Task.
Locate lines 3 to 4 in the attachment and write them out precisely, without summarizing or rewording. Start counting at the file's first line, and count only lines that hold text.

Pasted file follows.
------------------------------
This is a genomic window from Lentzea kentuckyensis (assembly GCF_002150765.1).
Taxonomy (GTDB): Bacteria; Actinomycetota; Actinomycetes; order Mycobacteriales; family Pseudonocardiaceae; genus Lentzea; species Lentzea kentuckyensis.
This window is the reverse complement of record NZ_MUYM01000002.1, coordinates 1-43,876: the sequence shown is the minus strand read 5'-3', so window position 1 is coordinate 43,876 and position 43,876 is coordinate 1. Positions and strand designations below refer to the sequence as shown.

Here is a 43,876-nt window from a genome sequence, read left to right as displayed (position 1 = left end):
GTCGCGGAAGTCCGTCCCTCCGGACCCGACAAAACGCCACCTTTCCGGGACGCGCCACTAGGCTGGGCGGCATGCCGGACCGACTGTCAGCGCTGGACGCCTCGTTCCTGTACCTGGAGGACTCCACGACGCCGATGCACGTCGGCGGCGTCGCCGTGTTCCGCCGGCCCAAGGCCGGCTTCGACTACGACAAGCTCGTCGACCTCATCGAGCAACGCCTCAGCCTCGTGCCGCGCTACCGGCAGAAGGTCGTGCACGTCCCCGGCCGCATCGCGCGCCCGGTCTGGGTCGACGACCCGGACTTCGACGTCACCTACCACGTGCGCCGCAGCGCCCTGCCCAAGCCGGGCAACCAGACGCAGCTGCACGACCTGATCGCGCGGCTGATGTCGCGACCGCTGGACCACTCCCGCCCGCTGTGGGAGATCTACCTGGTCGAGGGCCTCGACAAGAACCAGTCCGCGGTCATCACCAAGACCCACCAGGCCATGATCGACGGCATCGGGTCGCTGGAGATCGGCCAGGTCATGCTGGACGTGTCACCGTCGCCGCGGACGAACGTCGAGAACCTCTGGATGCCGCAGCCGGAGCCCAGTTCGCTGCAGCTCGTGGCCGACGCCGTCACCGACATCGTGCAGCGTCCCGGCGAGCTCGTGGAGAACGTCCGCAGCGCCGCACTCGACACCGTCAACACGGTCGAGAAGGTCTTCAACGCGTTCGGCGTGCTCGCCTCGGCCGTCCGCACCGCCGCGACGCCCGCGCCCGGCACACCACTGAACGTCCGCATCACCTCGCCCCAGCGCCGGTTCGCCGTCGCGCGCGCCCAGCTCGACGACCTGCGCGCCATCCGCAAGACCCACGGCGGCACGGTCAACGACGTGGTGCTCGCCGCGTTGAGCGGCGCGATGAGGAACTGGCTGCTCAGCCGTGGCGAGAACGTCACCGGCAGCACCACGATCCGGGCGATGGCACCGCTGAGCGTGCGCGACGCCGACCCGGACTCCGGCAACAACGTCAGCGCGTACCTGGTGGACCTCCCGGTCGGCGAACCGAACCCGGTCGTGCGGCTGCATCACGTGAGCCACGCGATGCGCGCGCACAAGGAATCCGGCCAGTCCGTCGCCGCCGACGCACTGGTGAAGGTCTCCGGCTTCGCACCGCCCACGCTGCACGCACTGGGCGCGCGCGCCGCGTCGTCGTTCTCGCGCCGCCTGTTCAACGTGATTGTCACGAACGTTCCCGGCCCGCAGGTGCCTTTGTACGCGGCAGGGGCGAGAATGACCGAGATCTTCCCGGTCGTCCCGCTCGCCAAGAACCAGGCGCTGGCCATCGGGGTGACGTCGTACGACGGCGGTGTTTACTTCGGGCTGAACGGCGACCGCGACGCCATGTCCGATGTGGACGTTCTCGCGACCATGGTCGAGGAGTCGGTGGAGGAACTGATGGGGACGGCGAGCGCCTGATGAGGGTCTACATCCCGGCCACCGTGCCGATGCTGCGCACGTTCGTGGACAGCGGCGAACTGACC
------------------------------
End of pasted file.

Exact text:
This window is the reverse complement of record NZ_MUYM01000002.1, coordinates 1-43,876: the sequence shown is the minus strand read 5'-3', so window position 1 is coordinate 43,876 and position 43,876 is coordinate 1. Positions and strand designations below refer to the sequence as shown.

Here is a 43,876-nt window from a genome sequence, read left to right as displayed (position 1 = left end):